OAKFIELD: A concerning issue regarding fire coverage for those on the provincial park side of Oakfield Park Road was quickly rectified once the local councillor and fire officials learned of the problem.
Recently, Darrell MacLean, a resident on the Oakfield Park side, noticed that the weight and speed had been reduced on the one-lane bridge that connected those on the lake side to the community of Oakfield and Grand Lake.
The Department of Transportation and Active Transit (TAT) had crews out and change the weight as well as the speed. The weight to cross the bridge is now at 15 tonnes, which is below what a fire truck carrying water would weigh.
That would mean any responding tanker fire truck would have to dump its water before crossing, then take time to fill up once across before getting to any fire on the park side.
Peter Andrews, Deputy Fire Chief – Operations with Halifax Fire, explained once HRM Fire were made aware of the issue, they contacted the province and provided them the weights of responding fire apparatus in the area.
“We quickly discovered that no fire truck would be permitted to cross the bridge with their water tanks full,” said Andrews to The Laker News. “However, when we drained the water, we found that most of our pumper/tanker apparatus could cross (excluding heavy aerials and large tankers).
He said that HRM Fire has pre-positioned a large tanker on the Oakfield Park side of the bridge as an initial fire response and water supply. That, along with a rescue truck from Station 42 (Wellington), are placed at MacLean’s property.
“We have also positioned a water pump so that once other fire trucks arrive without water, they will be able to fill up from the local lake,” said Andrews. “Crews have been provided a site-specific response plan for this contingency.”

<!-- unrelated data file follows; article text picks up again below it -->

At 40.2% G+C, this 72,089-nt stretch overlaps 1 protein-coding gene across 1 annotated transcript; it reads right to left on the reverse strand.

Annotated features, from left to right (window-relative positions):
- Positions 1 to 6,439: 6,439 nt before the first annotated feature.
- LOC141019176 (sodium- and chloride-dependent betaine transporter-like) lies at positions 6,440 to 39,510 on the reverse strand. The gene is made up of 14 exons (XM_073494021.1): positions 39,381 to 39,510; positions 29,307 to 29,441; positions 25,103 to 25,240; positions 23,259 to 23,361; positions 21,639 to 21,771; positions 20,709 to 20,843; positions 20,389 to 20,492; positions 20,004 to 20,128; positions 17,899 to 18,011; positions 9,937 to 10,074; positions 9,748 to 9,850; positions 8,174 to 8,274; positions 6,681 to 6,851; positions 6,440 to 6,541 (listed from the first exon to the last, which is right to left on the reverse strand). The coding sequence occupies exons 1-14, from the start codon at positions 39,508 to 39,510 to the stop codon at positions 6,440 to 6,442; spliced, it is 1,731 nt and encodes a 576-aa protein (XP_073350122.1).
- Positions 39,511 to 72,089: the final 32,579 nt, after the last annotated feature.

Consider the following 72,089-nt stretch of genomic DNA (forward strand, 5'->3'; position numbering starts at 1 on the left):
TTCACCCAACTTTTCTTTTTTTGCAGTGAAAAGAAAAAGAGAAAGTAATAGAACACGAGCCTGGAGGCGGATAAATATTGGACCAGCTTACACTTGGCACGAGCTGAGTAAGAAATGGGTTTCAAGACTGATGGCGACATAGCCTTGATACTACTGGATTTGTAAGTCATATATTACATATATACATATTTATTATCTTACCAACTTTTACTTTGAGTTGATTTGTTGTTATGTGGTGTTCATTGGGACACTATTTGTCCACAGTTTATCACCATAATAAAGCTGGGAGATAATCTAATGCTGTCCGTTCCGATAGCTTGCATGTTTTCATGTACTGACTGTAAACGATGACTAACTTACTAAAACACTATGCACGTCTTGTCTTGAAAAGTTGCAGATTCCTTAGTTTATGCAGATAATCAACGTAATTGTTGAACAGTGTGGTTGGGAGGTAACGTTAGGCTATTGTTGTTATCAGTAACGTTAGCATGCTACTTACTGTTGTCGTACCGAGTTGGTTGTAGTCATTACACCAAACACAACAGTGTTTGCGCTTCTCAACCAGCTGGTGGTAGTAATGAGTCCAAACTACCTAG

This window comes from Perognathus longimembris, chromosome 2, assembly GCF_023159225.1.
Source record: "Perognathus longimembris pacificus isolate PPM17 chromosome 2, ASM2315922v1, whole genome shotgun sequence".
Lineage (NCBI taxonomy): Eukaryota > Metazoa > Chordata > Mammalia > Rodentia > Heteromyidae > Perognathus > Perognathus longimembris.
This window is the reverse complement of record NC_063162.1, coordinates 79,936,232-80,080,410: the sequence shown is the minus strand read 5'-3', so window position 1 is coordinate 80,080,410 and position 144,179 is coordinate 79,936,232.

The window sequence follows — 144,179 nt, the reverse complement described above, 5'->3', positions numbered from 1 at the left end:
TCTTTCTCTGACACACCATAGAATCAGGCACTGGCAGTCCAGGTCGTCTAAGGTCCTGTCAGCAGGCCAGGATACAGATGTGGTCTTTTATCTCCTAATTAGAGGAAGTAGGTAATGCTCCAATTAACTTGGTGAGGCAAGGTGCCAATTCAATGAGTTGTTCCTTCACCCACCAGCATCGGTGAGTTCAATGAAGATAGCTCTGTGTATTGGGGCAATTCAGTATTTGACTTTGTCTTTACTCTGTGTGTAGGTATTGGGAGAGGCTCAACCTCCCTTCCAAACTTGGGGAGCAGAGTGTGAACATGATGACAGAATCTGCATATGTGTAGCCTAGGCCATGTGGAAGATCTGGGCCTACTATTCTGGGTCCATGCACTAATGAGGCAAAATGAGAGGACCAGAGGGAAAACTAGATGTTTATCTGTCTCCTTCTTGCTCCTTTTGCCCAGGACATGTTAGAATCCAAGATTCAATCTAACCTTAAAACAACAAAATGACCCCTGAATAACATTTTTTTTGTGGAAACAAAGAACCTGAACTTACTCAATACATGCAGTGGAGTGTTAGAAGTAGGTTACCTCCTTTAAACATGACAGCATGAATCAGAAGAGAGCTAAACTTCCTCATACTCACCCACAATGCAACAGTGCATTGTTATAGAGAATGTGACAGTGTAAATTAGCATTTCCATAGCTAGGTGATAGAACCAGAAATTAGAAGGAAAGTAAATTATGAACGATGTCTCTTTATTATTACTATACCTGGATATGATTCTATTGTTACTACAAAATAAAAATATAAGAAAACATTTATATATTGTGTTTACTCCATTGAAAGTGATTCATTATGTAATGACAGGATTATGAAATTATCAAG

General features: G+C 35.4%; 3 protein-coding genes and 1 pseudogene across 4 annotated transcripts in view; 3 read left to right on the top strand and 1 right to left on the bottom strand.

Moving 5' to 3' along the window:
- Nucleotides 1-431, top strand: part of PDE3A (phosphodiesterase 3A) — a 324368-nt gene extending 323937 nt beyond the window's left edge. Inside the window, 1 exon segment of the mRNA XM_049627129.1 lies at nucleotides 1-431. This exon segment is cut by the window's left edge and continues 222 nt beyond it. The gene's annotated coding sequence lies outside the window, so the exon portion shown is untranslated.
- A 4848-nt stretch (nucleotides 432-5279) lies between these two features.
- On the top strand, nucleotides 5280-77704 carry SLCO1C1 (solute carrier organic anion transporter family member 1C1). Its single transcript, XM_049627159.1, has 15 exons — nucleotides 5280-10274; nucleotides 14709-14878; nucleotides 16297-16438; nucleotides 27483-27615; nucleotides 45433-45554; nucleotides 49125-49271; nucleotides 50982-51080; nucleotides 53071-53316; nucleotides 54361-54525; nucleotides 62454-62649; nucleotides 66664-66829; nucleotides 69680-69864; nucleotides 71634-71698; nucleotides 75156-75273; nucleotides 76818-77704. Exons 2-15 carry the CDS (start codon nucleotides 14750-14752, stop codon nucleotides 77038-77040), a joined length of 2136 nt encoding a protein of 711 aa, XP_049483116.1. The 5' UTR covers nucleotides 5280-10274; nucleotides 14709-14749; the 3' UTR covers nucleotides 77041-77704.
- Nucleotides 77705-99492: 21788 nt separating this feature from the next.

MacLean said the weight change seemed to happen when workers were out flagging where the new bridge is going to be built.
“We had all assumed the proper channels were followed, T’s were crossed and I’s were dotted, and everyone that needed to know were informed,” said MacLean. “That didn’t happen. I dug into a bit and found out HRM Fire hadn’t even been notified.
“I volunteered my property to have a tanker fire truck with 1500 gallons of water in it ready to respond, God forbid something happens.”
Andrews said TAT staff have told him that the bridge is scheduled for replacement later this year.
“We have also been advised that once the contract is awarded for the bridge replacement, a level crossing will be installed across the rail line which should alleviate these concerns during the completion of the project,” he said.
MacLean notified HRM Fire and Councillor Cathy Deagle Gammon about the issue as soon as he knew.
Deagle Gammon said when she learned of it, she contacted HRM Fire who were in the process of planning for the response.
“HRM Fire is going to be communicating what their plan is with residents so they can feel supported and safe,” said Deagle Gammon on April 20.
She said it was a “massive concern” when she learned of the weight restrictions impacting fire response.
‘There was a resident who informed me and then I sent a quick email and phone call to Halifax Fire and asked if we had a plan for those residents,” she said. “They promptly responded to me to say they had a plan. They pulled everything together as quickly as they could and did their due diligence.”
Andrews said fire generally gets notification when bridges are scheduled to close, and they work with the province to ensure that HRFE does not get lost in the notification process for changes like this.
“In this case, local residents and our local volunteer firefighters who are closely in tune to what changes to weight restrictions mean for fire response, raised the concern,” he said. “Obviously, emergency response and public safety are of a major concern to HRFE.
“Although it would have been preferred to know in a timely manner when the weight restriction was changed, HRFE is always able to modify our procedures to ensure a response.